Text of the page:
On September 21, 1948, a public meeting was called by a member of the Manipur Assembly to protest the proposed formation of Purbachal Pradesh. This was to be composed of Manipur, Tripura, Cachar and the Lushai Hills, with its capital in Silchar town. People coming to the meeting were stopped, and at Pungdongbam village In Imphal East district, a scuffle broke out, in which, tragically, a police officer lost his life. As a result of the police action, the meeting was not held, a warrant was issued against the leader, who evaded arrest. This communist leader died a few years later in the jungle, a fugitive of the law.
This is known as the Pungdongbam Incident, and is seen as a watershed in the history of Manipur, and is seen as the day which saved Manipur. In 1976, the birthday of the 52-year old communist, who called for the protest, was declared a state holiday, and in 2018, the Government of Manipur gave the observation of the Jana Neta Irawat Day, the status of a State Function.
Hijam Irawat Singh was an incredible person. He was an anti-colonial fighter, noted for his involvement in the second Nupi Lan (women’s war) in 1939 which saw women protest the famine-like situation caused by the export of rice by the British. He was a communist political activist and worked with peasants and tea garden workers. He was a poet, a playwright, an author and an editor – with many published and unpublished works. He was a keen actor and participated in many theatre performances. He was active as a sportsperson playing a number of sports and was also interested in and encouraged the spread of ‘satjal’ – the Manipuri style of martial arts.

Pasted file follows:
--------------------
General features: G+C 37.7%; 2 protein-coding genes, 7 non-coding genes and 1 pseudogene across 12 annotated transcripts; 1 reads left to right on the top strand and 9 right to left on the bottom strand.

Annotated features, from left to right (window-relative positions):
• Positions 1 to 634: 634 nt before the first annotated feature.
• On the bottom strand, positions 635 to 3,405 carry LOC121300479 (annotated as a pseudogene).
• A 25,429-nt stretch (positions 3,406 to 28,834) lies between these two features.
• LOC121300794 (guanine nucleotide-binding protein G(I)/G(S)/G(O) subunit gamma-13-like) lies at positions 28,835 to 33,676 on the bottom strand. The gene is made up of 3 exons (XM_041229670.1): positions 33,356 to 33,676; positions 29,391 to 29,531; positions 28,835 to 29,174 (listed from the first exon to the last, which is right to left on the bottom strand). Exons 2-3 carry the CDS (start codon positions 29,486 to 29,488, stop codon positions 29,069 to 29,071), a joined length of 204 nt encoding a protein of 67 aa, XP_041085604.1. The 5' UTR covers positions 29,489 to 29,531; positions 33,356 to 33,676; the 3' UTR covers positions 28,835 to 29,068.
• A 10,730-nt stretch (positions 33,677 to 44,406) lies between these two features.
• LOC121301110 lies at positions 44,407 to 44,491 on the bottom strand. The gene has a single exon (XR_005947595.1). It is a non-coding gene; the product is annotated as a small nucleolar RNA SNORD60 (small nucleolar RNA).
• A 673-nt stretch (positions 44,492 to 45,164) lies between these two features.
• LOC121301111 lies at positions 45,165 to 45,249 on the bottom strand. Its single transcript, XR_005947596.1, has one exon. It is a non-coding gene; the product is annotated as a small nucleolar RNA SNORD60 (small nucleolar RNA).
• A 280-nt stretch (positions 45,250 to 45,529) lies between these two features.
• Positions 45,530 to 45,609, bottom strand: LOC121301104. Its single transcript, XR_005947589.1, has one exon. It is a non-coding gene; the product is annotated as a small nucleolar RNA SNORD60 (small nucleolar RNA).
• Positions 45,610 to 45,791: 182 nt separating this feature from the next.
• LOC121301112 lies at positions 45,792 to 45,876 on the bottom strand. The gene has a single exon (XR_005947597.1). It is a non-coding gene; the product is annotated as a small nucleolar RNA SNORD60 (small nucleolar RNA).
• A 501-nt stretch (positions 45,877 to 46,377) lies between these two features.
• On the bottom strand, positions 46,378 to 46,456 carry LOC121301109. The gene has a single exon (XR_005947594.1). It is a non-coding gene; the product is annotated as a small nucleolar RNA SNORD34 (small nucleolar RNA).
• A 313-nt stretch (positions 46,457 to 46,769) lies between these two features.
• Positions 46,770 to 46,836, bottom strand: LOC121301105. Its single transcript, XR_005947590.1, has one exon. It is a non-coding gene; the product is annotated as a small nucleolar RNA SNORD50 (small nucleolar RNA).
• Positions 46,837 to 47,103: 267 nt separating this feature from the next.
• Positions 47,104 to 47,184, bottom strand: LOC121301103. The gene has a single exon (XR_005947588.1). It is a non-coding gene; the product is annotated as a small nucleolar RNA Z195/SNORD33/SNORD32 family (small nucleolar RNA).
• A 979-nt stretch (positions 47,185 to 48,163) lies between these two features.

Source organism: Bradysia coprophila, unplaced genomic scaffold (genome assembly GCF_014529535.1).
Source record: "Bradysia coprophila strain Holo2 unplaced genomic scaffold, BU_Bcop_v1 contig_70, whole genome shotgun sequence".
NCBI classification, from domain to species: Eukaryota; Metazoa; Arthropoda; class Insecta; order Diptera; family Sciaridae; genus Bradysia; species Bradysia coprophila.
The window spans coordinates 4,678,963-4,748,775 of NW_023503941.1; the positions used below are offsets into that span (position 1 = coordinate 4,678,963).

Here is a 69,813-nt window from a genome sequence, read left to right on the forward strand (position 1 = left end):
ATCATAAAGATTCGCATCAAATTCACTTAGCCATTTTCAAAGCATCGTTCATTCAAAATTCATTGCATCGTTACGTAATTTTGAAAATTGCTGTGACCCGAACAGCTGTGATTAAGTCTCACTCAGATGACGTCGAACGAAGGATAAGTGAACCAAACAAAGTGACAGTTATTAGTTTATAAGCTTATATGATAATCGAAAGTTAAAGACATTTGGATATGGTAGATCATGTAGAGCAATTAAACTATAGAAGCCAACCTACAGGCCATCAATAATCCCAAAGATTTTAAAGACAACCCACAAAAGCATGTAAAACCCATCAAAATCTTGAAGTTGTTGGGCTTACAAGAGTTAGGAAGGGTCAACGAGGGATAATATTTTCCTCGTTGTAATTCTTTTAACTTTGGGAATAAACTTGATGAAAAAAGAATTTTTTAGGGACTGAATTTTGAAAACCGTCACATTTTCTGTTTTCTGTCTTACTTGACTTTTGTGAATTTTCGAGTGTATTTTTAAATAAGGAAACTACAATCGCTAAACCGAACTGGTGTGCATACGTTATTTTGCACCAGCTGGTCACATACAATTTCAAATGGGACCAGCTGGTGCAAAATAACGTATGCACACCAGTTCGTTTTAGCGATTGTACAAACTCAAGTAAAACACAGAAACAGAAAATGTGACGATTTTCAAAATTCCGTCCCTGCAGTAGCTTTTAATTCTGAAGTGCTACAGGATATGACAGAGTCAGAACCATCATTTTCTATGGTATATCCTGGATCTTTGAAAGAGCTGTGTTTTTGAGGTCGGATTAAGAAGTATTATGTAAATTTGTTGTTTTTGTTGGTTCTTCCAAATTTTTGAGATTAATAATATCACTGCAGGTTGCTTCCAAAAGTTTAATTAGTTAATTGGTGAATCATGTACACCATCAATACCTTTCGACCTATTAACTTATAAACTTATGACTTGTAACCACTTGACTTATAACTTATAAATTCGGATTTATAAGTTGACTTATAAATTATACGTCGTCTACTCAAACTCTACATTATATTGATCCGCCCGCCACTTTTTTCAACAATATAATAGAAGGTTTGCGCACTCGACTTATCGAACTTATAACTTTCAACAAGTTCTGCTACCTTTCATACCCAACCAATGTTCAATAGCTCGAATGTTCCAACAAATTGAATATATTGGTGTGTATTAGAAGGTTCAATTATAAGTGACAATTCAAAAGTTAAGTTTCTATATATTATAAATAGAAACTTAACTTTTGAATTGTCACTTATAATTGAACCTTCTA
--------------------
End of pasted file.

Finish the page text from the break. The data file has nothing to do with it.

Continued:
Jananeta Irawat’s multi-faceted personality was not just limited to his individual interest and pursuits, he emphasised on the need to spread sports and cultural activities in the state. He initiated the organisation of various sports tournaments in football, hockey and cricket, many of which were the first of their kind in Manipur. He also promoted the idea of celebrating Holi (‘Yaoshang’) through local youth clubs by organising sports and cultural meets within the community for children, youth and senior citizens. The activities are organised in the community ground of each village.
It is natural that his popularity as a leader beloved by the people of Manipur grew even after his death. His vision for an egalitarian and independent society in Manipur continues to capture the imagination of all people of Manipur.
Many are of the opinion that merely meeting once a year to talk about him is not enough. The need of the hour is to think and act with the same zeal today and deal with the problems that the present society is facing.
It is no surprise then that on Jananeta Irawat Day, all across the state of Manipur, the youth of the state come forward to do social service works for the community. It has become customary for young people to organise programmes to clean up the common areas and set up paper lanterns to be lit later in the evening.
This is the day that across villages the community comes together to clean up the public ponds that are used by everybody throughout the year.
Volunteerism through these social service campaigns means much more than the mere act of cleaning up a common area or a public pond, it brings together all people to work together for a common cause, promoting an environment of amicable conversation and healthy.
For all societies seeking to improve the feeling of togetherness and oneness, such occasions of community activity and informal public interaction are the best starting point to build an inclusive and harmonious living. This practice of promoting public associations and healthy exchange should be encouraged for the welfare and prosperity of the state of Manipur and the whole country.
About the author:
Monika Ingudam Devi is a development professional working with ActionAid Association. She was recently awarded the National Youth Icon Award 2019, by the International Youth Committee.